Apr 28, 2016Deaf Athletic Trainer Overcomes Challenges
Shane Winkenwader, the first full-time athletic trainer at Dillworth-Glyndon-Felton (Minn.) High School, has been deaf since he was two years old. But that has not prevented him from excelling in his position.
“Being deaf is awesome because the only thing you can’t do is hear,” Winkenwader said. “Being deaf doesn’t stop me at all.”
According to Inforum, Winkenwader, who started at the school this year, compensates for his inability to hear by reading lips and using notes on his phone to communicate with athletes. His athletes, in addition to using the phone, also point at their problems, and some have learned sign language.
Tyler Oberg, a football player, wrestler and catcher for D-G-F, said he and others sometimes play pranks on Winkenwader, but they also respect him.
“(Winkenwader) does a phenomenal job at a job that requires a lot of communication between people to make it work. It shows if you want to do something, all you got to do is do it, and it can be done,” said Oberg.
A multi-sport athlete also sings the athletic trainer’s praises.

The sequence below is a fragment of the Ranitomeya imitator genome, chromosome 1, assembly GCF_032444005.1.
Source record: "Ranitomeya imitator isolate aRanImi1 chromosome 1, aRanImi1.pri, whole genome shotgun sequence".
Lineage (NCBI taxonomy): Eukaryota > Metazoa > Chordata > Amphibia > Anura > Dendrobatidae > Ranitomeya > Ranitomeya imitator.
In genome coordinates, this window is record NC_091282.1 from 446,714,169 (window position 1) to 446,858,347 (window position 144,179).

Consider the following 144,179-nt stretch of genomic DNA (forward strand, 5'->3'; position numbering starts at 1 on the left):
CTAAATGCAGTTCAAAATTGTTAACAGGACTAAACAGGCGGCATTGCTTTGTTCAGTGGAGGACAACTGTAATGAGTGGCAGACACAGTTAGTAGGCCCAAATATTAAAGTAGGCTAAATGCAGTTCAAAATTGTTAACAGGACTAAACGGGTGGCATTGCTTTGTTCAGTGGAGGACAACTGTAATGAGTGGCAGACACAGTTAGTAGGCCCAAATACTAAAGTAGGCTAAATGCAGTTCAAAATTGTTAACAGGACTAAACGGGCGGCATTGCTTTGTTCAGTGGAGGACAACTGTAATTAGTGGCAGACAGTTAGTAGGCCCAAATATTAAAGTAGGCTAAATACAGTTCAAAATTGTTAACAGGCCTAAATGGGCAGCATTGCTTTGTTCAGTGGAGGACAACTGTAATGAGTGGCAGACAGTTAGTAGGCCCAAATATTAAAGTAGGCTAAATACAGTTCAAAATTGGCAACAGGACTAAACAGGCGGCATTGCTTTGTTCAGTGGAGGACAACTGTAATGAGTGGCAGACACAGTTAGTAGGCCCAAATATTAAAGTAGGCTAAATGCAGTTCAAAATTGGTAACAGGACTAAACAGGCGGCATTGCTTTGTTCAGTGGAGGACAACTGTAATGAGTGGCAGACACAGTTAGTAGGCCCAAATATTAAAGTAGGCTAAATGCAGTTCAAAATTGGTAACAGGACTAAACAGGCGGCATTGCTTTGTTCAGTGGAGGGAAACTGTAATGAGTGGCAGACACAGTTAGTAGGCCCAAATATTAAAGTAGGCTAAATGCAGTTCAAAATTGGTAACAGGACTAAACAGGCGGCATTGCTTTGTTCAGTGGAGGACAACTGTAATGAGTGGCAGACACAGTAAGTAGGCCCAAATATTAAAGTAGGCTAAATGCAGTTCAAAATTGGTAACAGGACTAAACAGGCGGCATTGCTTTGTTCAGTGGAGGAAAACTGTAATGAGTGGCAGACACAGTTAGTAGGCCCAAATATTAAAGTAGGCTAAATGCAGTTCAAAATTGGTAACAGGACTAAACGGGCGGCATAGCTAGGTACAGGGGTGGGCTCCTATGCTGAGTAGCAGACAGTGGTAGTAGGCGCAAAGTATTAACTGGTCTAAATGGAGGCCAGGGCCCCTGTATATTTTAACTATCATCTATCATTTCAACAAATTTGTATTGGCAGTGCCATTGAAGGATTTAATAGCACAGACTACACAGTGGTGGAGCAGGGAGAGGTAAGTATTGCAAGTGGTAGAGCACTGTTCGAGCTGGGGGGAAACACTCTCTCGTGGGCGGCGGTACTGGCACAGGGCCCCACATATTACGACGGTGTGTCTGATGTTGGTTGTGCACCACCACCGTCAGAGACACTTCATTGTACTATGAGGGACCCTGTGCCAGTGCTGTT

“We learned sign language for him,” D-G-F volleyball, basketball and softball player Alyson Brenna said. “He’s really open with it. He wants to communicate with you. It’s amazing. He had obstacles that he had to overcome, and he works with it.”
Joe O’Keefe, D-G-F’s Athletic Director, said that because more people were getting involved in the school’s athletic program, they needed a full-time athletic trainer, and it did not matter that the one they hired was deaf.
“I said I don’t care,” O’Keefe said. “Since (Winkenwader)’s started, our kids, our coaches love him. He goes above and beyond what he needs to do. He’s supposed to be here with the home games and the practices, but he’ll travel with our teams when he can. Our coaches don’t have to make any decisions now because he is on site.”